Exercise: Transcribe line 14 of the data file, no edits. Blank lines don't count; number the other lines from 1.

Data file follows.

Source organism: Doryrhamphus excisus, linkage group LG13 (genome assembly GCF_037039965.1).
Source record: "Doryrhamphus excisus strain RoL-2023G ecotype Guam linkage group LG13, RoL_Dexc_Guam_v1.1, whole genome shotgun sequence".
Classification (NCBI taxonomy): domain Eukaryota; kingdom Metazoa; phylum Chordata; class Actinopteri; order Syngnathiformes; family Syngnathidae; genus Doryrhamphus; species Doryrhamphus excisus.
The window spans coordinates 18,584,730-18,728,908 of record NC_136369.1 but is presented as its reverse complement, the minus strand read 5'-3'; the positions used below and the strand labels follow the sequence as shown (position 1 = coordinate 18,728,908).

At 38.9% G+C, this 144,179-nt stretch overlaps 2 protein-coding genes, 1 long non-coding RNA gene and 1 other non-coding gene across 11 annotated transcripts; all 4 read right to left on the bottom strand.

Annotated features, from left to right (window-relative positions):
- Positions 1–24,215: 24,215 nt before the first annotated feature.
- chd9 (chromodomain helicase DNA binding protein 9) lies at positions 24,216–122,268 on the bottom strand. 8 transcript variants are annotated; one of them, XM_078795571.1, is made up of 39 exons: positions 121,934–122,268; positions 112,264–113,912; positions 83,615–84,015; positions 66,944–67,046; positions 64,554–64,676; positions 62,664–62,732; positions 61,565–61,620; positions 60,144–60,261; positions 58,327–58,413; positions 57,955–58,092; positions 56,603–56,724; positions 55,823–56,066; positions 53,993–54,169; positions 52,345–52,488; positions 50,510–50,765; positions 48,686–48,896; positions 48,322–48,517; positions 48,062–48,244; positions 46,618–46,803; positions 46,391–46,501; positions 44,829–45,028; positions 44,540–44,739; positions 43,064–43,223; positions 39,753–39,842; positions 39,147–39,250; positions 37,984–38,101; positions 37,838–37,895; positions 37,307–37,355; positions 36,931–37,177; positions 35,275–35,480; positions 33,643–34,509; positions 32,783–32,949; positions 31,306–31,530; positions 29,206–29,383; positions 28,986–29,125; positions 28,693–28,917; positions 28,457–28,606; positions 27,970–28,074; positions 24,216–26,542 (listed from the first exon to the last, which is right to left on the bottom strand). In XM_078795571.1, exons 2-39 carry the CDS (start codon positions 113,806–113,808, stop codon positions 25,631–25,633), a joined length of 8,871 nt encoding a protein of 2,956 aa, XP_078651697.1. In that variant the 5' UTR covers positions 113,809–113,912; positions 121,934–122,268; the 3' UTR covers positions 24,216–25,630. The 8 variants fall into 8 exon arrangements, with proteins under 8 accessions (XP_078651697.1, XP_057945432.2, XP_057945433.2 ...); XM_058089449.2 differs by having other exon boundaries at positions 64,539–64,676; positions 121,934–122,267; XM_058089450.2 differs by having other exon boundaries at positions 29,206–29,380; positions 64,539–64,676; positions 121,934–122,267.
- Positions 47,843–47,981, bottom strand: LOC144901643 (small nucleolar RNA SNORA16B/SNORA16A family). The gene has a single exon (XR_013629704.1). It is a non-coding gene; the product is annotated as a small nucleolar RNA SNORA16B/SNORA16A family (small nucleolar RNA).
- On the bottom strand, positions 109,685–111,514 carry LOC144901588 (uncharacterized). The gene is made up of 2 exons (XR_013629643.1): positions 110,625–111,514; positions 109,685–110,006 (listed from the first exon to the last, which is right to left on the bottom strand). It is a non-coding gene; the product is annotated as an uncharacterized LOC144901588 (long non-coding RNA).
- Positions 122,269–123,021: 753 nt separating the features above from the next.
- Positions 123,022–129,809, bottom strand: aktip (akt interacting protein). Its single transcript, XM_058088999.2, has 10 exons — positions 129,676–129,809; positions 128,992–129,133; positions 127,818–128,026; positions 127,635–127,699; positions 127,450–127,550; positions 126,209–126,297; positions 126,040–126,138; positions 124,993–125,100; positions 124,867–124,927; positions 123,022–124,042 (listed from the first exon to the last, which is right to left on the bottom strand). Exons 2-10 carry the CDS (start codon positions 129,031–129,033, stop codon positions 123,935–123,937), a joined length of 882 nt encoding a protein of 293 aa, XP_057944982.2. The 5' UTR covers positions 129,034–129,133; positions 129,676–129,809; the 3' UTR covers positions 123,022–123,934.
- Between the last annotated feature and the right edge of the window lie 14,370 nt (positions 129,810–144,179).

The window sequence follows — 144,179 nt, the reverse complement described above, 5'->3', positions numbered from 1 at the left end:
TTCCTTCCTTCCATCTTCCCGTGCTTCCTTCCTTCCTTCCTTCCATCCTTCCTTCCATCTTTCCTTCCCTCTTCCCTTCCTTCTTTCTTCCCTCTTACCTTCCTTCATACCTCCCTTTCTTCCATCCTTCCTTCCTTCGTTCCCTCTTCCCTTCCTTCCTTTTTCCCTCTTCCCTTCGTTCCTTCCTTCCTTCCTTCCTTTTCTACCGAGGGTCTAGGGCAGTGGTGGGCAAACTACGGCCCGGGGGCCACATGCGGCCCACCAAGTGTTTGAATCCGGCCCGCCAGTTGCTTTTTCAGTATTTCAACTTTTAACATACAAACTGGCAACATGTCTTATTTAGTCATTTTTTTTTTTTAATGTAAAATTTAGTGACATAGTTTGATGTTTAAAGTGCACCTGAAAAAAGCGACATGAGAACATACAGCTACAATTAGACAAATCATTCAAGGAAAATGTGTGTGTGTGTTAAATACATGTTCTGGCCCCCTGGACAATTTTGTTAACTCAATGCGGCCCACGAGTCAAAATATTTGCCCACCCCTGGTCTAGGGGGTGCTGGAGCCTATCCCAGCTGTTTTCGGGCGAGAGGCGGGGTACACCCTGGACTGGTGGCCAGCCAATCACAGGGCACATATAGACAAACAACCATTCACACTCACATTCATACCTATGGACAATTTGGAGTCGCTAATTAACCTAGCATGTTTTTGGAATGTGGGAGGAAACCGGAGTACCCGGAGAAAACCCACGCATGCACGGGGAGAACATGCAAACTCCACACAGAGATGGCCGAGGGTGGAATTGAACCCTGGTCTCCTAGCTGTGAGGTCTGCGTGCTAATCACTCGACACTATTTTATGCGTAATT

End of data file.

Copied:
The window sequence follows — 144,179 nt, the reverse complement described above, 5'->3', positions numbered from 1 at the left end: